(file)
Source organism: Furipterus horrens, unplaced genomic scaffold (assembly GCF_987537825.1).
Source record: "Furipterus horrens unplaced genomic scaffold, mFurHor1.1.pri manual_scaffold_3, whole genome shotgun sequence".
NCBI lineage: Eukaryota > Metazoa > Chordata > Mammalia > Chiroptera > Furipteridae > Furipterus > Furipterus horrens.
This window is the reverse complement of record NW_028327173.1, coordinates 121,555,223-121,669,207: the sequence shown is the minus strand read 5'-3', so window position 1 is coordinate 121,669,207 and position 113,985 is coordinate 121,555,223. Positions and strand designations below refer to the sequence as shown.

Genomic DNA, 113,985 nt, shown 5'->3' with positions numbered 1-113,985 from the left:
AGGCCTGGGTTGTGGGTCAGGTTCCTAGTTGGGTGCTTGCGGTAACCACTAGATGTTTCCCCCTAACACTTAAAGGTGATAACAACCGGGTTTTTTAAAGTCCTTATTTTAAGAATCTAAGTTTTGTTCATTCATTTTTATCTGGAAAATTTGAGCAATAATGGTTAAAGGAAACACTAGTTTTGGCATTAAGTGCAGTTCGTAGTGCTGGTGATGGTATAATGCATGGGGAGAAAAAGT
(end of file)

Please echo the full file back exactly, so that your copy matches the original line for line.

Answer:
Source organism: Furipterus horrens, unplaced genomic scaffold (assembly GCF_987537825.1).
Source record: "Furipterus horrens unplaced genomic scaffold, mFurHor1.1.pri manual_scaffold_3, whole genome shotgun sequence".
NCBI lineage: Eukaryota > Metazoa > Chordata > Mammalia > Chiroptera > Furipteridae > Furipterus > Furipterus horrens.
This window is the reverse complement of record NW_028327173.1, coordinates 121,555,223-121,669,207: the sequence shown is the minus strand read 5'-3', so window position 1 is coordinate 121,669,207 and position 113,985 is coordinate 121,555,223. Positions and strand designations below refer to the sequence as shown.

Genomic DNA, 113,985 nt, shown 5'->3' with positions numbered 1-113,985 from the left:
AGGCCTGGGTTGTGGGTCAGGTTCCTAGTTGGGTGCTTGCGGTAACCACTAGATGTTTCCCCCTAACACTTAAAGGTGATAACAACCGGGTTTTTTAAAGTCCTTATTTTAAGAATCTAAGTTTTGTTCATTCATTTTTATCTGGAAAATTTGAGCAATAATGGTTAAAGGAAACACTAGTTTTGGCATTAAGTGCAGTTCGTAGTGCTGGTGATGGTATAATGCATGGGGAGAAAAAGT